The Best Way To Ruin Data

A lot of people are slack about their data – they very seldom go through the contents of their hard drive and clear all of the data and programs out that they no longer need. Finally their machines are consigned to the or are sold on. Whatever occurs to the hard drive is generally not good for the data.

I’ve been examining a number of the most effective methods for destroying data. Data destruction is an area of computing that’s little discussed, as computing is about data, however this is quite ironical. And data destruction is part of regular computing life.
Computer data
It is so critical that private data is removed from hard drives before they’re put up on the market on eBay or similar.

Data wiping is pretty simple but needs to be handled correctly – it is pretty simple to lose data, as an example, whole partitions lost and may be concealed when the time comes to remove the data from the hard drive. Initially, you may want to ask yourself –

Data Removal from A Hard Drive
Removing the data could be carried out with a software which overwrites the data on the hard drive. To ensure you remove ALL OF the data from the hard drive you are in need of an application which allows you to set LBA worth. LBA addresses each element of the hard drive from beginning to end and is brief for Logical Block Address. The beginning LBA is always 0, as well as the ending LBA is consistently the absolute amount of LBA’s on the hard drive. Input the entire hard disk and both of these values will probably be overwritten so removing your data from the hard drive. You’re then clear pass it to a close friend or relative etc. or to sell your hard drive second hand.

Data Removal by Destroying The Hard Drive
Some of us feel safer if we destroy the whole hard drive – and the best way of doing this is to take a hammer to the hard drive and smash it. The pro’s and con’s of hard drive destruction are discussed on these web pages http://www.dataclinic.co.uk/whats-the-best-way-to-destroy-the-data-on-a-hard-drive/, http://repairingbrokenhdds.quora.com/ and http://dataguide.blog.co.uk/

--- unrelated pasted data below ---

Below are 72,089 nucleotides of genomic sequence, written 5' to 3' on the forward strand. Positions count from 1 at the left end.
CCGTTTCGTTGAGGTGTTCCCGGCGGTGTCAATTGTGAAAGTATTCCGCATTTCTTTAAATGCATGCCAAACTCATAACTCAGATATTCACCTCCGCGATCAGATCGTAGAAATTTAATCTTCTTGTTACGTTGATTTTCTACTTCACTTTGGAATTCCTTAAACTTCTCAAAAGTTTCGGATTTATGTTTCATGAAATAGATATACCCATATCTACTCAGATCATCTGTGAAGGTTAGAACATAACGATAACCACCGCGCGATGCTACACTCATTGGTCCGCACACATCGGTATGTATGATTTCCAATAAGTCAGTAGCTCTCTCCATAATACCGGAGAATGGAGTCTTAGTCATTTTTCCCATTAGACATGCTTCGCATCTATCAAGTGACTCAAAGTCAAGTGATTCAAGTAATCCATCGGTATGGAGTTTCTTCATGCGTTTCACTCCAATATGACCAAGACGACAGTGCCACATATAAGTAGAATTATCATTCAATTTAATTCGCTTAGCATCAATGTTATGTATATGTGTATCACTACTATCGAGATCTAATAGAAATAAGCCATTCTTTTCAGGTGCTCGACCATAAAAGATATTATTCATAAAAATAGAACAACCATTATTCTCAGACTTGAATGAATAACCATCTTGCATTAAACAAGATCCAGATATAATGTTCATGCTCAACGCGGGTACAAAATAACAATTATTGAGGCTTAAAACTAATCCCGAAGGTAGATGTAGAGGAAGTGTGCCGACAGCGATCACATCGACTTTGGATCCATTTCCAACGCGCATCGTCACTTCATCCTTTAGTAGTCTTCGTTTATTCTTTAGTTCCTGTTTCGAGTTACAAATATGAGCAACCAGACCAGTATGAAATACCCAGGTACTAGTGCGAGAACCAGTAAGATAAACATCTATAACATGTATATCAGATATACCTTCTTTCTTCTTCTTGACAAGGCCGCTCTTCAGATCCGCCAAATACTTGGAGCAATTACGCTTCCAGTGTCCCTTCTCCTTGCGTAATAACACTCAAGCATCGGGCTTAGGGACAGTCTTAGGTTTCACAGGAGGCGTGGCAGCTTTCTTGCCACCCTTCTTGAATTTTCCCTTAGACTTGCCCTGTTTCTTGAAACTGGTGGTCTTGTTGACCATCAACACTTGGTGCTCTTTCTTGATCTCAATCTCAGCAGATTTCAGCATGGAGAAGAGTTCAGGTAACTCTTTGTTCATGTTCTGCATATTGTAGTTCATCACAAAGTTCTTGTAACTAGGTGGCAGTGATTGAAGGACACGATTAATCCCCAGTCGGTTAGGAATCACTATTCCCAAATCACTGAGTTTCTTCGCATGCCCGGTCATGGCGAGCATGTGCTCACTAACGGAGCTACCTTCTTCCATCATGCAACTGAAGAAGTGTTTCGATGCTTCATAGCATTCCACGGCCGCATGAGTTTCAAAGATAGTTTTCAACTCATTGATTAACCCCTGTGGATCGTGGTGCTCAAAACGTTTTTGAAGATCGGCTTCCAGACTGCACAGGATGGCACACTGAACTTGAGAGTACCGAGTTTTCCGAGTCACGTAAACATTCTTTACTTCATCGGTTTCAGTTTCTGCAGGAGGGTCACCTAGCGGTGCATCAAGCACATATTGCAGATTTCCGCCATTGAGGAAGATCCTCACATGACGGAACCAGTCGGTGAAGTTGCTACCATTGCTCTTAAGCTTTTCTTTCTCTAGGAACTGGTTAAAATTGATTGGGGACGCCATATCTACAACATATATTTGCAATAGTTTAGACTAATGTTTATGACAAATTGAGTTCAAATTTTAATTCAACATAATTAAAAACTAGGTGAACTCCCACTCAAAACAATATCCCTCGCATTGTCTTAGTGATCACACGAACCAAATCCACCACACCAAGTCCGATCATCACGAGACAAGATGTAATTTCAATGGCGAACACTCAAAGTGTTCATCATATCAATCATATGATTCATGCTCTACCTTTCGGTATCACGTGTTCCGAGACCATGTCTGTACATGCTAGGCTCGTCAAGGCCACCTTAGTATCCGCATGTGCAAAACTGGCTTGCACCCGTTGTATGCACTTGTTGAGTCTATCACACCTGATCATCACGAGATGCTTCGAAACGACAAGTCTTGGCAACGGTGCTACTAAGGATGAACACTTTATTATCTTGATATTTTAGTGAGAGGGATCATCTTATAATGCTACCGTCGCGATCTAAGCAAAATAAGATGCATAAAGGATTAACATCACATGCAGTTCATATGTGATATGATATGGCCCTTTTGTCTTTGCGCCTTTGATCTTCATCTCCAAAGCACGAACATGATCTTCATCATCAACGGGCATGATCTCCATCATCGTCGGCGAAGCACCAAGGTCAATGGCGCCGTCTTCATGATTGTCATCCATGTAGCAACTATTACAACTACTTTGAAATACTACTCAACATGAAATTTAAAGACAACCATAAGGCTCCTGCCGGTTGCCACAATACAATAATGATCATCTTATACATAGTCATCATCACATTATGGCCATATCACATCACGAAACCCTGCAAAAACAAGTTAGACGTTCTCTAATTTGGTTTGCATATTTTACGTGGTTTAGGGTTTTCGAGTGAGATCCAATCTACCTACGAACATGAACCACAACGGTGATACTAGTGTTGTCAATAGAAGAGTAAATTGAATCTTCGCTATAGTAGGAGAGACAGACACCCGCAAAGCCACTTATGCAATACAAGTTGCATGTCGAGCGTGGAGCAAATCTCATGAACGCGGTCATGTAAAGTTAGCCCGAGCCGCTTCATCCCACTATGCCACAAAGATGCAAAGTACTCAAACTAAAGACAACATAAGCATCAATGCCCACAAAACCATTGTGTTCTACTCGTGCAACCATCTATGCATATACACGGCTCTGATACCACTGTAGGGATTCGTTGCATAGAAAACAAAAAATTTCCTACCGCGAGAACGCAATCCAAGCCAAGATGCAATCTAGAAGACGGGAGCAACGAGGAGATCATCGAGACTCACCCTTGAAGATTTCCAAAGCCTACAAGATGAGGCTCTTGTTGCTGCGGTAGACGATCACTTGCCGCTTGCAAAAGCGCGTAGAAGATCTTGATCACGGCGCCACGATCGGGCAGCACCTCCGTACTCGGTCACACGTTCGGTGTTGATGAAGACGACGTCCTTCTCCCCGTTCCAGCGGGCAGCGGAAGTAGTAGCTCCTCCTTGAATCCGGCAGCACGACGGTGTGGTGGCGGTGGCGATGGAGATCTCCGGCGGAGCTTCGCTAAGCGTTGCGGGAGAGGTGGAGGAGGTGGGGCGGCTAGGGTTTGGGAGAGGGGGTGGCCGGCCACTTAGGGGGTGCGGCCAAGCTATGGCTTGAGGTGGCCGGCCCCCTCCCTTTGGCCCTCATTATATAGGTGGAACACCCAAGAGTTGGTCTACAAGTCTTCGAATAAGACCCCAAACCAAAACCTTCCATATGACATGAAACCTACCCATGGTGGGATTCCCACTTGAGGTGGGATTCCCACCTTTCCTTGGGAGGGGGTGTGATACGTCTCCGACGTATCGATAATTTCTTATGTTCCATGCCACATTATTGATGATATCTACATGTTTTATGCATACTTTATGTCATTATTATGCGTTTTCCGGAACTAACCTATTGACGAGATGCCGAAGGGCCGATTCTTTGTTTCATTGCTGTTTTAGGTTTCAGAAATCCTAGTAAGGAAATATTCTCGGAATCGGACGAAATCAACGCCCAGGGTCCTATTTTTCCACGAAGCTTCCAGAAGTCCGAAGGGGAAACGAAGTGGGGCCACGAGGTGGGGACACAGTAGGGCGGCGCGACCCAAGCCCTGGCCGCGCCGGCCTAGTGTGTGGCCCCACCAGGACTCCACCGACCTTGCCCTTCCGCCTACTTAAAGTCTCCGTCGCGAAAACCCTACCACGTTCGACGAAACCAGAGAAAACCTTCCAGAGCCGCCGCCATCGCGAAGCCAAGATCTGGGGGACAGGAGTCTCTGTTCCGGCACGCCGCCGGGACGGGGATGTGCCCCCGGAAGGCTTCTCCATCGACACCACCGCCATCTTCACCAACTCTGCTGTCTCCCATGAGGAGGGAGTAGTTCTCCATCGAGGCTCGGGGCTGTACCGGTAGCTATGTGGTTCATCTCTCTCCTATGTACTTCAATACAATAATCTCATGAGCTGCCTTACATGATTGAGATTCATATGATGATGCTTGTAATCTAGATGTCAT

Data Recovery from Potable USB External Hard Disk Drives

There are many options available when choosing a hard drive data recovery service from an external USB portable hard drive. This type of hard disk drive is a very popular form of data storage – the USB nature of the external hard drive means it’s a great item and very portable. Many people will carry them around in their rucksacks or briefcases. External hard drives are portable and connect to the host computer via a USB cable interface. Hard drives like this are also very popular items for data recovery companies to work on as portable hard drives are easily damaged as they are external USB devices that can get bashed around from time to time.

Data recovery and hard drive recovery can be used on any type of external portable USB hard drive. Popular makes are Western Digital’s (http://wdc.com/en/) ultra slim MyPassport, MyBook and Elements series, while Seagate (http://www.seagate.com/gb/en/) Expansion portable hard drives are available for backup and data storage purposes. Other popular manufacturers of external portable hard drives are Iomega, Lacie and Gtech (for Mac), Before data recovery on any of these hard drives can be successfully the first thing that often needs to be done is to repair the hard drive. Data recovery companies often discover that portable hard drives are often dropped, this frequently causes a mechanical fault on the hard drive, making it necessary for the hard drive recovery company to repair this fault before data recovery can be attempted.

A Western Digital portable hard disk driveExperts in portable hard drive recovery are England’s Data Clinic Ltd – http://www.dataclinic.co.uk/data-recovery-external-disk/. Data Clinic are also data recovery partners of Seagate and Western Digital, so they are able to retrieve and restore the data from practically any type of broken hard drive regardless of whether it’s an external USB Western Digital, Seagate, Iomega, Lacie, GTech or similar device. We use Data Clinic’s data recovery service at our local authority and they have rescued data from dead hard drives for us on several occasions.